Today is Pioneer Day for all Latter-Day Saints. It is also a state holiday in Utah. There is usually a big parade in Salt Lake City. (You can watch the parade on BYU TV if you get that channel.)
Pioneer Day is the day the first Saints arrived in the Salt Lake Valley in 1847. The first company (all wagon trains were organized into groups called 'companies') consisted of 143 men chosen on the basis of ability and need. There were blacksmiths, wagon makers, carpenters, millwrights, stonemasons, hunters and surveyors. All of them had farming skills. The purpose of the first company was to determine the best trail west and plant crops so there would be food enough for everyone who followed.
One of the characteristics of the land was the fact that it was isolated. This was what the Church was looking for so they could be left alone to build a community and establish the city of Zion.
For anyone who has been to Salt Lake City, you also know how dry it is there. The Saints had to dig irrigation ditches to get the water to the crops. By 1850 the Saints had irrigated over 16,000 acres of land yielding over 120,000 bushels of grain and 45,000 bushels of potatoes. The President of the Church at the time was Brigham Young and it was his skills as a logistician that made it possible for Salt Lake City to grow and prosper!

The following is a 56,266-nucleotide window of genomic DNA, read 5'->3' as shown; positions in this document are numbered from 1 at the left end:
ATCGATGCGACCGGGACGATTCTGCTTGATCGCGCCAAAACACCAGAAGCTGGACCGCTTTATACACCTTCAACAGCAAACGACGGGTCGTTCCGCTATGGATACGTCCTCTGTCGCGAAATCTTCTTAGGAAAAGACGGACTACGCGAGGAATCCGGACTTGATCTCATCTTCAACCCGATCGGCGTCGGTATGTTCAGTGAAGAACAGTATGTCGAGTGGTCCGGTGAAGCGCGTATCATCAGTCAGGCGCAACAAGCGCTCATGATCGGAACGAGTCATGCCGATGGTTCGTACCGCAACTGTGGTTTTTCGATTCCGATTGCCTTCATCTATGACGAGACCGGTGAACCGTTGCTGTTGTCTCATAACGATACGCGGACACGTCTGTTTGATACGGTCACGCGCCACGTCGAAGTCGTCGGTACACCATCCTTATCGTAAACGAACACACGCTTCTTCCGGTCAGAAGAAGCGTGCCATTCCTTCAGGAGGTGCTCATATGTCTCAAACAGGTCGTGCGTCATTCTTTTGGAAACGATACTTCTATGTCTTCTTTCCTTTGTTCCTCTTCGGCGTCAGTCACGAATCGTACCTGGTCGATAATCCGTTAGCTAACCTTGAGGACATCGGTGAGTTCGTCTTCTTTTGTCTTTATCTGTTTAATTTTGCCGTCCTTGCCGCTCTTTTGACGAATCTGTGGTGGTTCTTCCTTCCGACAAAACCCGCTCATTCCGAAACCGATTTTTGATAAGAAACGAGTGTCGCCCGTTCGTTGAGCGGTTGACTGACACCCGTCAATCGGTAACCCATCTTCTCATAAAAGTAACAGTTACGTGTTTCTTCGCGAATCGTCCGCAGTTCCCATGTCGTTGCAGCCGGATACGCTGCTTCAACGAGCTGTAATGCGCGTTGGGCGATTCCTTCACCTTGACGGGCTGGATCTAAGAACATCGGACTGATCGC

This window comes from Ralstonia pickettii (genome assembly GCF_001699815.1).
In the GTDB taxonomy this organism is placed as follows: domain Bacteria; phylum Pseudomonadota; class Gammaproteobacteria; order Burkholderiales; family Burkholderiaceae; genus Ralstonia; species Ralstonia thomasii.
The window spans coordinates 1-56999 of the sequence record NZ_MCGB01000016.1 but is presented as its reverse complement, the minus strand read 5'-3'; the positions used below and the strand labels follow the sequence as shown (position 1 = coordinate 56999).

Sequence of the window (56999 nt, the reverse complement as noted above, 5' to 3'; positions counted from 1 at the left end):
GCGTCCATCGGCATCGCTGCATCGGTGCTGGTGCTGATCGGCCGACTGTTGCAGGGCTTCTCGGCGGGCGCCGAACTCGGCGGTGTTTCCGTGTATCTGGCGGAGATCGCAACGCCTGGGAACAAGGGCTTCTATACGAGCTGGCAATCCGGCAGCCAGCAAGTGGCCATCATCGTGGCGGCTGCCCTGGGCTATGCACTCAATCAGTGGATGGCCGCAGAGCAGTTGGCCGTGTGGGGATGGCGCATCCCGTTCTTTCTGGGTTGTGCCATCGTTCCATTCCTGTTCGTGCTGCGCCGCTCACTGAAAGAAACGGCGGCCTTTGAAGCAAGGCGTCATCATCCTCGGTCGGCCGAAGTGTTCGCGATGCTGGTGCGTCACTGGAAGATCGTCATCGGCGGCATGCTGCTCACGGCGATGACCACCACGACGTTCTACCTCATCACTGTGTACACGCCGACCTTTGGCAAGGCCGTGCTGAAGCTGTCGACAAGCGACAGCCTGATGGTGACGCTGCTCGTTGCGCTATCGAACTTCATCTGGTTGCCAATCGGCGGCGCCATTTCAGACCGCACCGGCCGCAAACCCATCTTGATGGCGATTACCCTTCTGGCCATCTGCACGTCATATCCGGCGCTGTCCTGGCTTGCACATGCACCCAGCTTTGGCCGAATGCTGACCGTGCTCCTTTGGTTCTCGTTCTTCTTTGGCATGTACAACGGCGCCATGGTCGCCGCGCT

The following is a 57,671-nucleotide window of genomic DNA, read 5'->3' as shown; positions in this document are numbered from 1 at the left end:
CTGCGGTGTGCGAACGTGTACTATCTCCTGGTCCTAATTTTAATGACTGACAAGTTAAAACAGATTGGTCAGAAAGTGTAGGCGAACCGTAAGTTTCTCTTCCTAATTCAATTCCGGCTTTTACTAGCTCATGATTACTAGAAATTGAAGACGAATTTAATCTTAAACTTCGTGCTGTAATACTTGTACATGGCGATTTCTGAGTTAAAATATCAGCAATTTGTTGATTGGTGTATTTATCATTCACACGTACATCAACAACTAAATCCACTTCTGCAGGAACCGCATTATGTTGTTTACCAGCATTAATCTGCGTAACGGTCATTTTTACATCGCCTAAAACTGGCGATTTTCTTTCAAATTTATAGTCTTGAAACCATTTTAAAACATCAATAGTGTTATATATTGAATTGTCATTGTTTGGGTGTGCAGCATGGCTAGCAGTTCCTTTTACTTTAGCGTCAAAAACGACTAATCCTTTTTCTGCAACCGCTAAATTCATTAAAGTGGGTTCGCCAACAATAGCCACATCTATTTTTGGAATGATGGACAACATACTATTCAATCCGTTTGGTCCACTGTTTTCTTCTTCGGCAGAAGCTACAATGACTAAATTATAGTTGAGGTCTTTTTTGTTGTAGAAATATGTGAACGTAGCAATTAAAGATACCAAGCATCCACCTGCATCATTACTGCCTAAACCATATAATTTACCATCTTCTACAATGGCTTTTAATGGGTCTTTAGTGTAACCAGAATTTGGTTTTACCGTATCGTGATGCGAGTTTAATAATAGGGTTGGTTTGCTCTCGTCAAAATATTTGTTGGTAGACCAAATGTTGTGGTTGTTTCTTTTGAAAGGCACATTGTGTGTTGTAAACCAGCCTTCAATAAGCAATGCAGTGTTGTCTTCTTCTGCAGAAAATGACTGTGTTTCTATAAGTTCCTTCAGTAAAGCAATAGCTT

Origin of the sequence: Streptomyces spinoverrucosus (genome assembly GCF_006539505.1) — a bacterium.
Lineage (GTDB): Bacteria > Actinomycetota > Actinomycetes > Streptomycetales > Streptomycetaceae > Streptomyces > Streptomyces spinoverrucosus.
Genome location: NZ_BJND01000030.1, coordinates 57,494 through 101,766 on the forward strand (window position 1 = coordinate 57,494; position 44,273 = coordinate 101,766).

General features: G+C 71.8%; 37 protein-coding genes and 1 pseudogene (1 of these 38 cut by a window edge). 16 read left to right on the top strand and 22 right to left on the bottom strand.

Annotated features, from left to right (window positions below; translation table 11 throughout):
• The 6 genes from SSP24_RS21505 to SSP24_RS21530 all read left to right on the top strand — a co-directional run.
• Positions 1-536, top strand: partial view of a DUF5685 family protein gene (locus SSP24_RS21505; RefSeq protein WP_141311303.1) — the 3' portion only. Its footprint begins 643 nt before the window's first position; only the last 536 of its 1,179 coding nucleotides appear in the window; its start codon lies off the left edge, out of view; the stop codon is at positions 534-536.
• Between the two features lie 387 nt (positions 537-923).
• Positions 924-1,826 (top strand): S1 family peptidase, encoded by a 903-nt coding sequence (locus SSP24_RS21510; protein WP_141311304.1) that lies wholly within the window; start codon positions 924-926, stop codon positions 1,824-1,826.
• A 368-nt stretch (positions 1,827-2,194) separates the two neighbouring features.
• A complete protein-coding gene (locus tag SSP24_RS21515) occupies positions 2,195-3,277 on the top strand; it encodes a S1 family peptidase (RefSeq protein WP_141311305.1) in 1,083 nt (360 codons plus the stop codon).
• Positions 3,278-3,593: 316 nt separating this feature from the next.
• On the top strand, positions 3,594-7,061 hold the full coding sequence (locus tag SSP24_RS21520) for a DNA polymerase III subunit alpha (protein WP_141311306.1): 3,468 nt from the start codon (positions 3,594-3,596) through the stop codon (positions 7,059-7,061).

Happy Pioneer Day to you!
Most of this information was taken from the pamphlet, The Mormon Legacy: In the History of the American West. If you would like to read this pamphlet or learn more information about the Mormon migration west, you can do that here.